JavaScript Getting Started With ES2015 Defining Variables With let and const Using let with for Loops

Bass Gad
Bass Gad
Full Stack JavaScript Techdegree Student 466 Points

I didn't understand how the code runs when we use var instead of let

I didn't understand how the code runs when we use var instead of let

const buttons = document.getElementsByTagName("button");
  for(var i = 0; i < buttons.length; i++) {
      const button = buttons[i];
      button.addEventListener("click", function() {
          alert("Button " + i + " Pressed");
      });
  } 

I will explain what is my understanding so that someone can point out what is the point that I misunderstood;

Let me take the scenario where button 1 is clicked

1- In the first loop cycle when i = 0, const button = buttons[0] (first item in the array of buttons)

2- button.addEventListener will not execute since buttons[0] is not clicked

3- In the second loop cycle when i = 1 , cont button = button[1]

4- button.addEventListener will execute since the button was clicked and the alert will say "Button 1 Pressed"

5- The loop will continue until i = 10 , and const button will be assigned a new value each loop cycle but since the button was not clicked the event listener will not execute.

I am very confused and sure I am misunderstand something but can't figure it out on my own. Thanks

9 Answers

Nicholas Grenwalt
Nicholas Grenwalt
46,622 Points

The for..loop is ran as soon as the interepeter gets to it. All of the addEventListener methods will be made on each button, but like their name alludes to they will only perform the action within their callback when some event occurs. In this case they are attached to the each of the buttons made so that callback will only fire when one of those buttons is clicked. With the var keyword the value will always say 10 because they all point to the same global reference of i because the var keyword is function scoped and not block scoped. Since there is no function which var i is scoped in, just a for..loop, it becomes a global variable and keeps changing its value for all of the addEventListener methods when they finally get fired. Since let on the other hand is block scoped it lives only within the curly braces it is defined in, in this case that for loop, and each of its values for i will get set and remembered on each button's addEventListener because they no longer exist after that for loop finishes getting ran by the interpreter. Since the reference to them no longer exists, it can't be changed after it wires up the addEventListeners. But var still exists even after so all those i values become the max value of the for loop for all the buttons addEventListeners.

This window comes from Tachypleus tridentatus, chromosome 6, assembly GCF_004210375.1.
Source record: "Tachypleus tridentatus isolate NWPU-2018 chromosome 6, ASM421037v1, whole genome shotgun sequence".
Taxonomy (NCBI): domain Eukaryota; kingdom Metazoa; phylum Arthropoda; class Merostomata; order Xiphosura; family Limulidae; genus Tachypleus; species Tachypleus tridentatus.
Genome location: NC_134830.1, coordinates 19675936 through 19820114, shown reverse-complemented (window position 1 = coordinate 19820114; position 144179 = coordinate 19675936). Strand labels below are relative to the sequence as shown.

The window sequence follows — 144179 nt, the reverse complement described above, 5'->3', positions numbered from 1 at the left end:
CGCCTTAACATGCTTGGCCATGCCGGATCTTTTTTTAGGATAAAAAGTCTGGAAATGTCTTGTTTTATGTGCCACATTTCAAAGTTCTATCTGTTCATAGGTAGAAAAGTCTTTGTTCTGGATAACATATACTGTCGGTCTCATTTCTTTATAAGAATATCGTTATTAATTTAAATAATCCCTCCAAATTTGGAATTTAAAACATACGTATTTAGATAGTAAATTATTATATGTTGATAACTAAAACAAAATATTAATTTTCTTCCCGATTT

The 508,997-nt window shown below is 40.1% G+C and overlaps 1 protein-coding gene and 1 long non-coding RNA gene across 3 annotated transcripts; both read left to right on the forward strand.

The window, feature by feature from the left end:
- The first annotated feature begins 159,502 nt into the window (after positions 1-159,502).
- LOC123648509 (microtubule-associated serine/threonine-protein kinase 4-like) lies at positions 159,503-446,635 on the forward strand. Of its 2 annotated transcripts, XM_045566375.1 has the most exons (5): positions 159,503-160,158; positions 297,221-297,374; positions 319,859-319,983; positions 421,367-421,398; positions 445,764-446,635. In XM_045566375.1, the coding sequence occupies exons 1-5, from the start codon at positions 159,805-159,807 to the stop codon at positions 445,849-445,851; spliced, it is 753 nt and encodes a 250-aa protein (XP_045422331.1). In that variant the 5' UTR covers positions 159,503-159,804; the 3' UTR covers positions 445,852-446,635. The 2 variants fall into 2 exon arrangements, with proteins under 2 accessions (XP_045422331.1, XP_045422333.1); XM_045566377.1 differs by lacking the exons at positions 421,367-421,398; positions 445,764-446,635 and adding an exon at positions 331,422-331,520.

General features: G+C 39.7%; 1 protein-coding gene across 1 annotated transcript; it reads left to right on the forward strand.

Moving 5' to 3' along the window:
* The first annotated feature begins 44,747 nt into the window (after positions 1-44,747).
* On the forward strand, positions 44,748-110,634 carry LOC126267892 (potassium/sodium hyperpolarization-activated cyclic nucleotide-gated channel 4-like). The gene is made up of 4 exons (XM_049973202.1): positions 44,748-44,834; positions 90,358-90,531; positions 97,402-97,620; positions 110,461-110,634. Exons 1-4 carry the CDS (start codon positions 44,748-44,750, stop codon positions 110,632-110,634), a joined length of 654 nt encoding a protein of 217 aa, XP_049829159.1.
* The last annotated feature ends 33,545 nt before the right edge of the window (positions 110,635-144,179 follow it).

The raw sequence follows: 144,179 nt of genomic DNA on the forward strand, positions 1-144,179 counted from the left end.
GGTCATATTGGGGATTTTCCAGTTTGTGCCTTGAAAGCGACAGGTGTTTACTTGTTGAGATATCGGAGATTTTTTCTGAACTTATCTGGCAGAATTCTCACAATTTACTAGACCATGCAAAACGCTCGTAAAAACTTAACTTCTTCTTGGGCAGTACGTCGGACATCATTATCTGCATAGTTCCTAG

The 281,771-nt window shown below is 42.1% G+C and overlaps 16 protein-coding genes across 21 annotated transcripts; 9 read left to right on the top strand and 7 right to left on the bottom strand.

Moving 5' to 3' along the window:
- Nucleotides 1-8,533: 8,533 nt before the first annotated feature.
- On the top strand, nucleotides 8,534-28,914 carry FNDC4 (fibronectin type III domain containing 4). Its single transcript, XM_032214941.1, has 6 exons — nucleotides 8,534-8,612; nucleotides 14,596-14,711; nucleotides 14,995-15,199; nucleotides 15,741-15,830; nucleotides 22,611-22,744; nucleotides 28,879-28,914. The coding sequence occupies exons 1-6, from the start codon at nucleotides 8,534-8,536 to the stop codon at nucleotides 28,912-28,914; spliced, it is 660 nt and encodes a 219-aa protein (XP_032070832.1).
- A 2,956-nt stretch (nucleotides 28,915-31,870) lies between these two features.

Aakash Srivastav
Aakash Srivastav
Full Stack JavaScript Techdegree Student 11,610 Points

You said *Since the reference to them no longer exists, it can't be changed after it wires up the addEventListeners. * , Then how will the next value will increment from that position . i,e 2 to 3 , 3 to 4 etc .
It must have refrence to 2 only then it can increment to 3 . I am confused . Please help

yoav green
yoav green
8,611 Points

you should have been the official instructor of the video! thanks alot

Nicholas Grenwalt
Nicholas Grenwalt
46,622 Points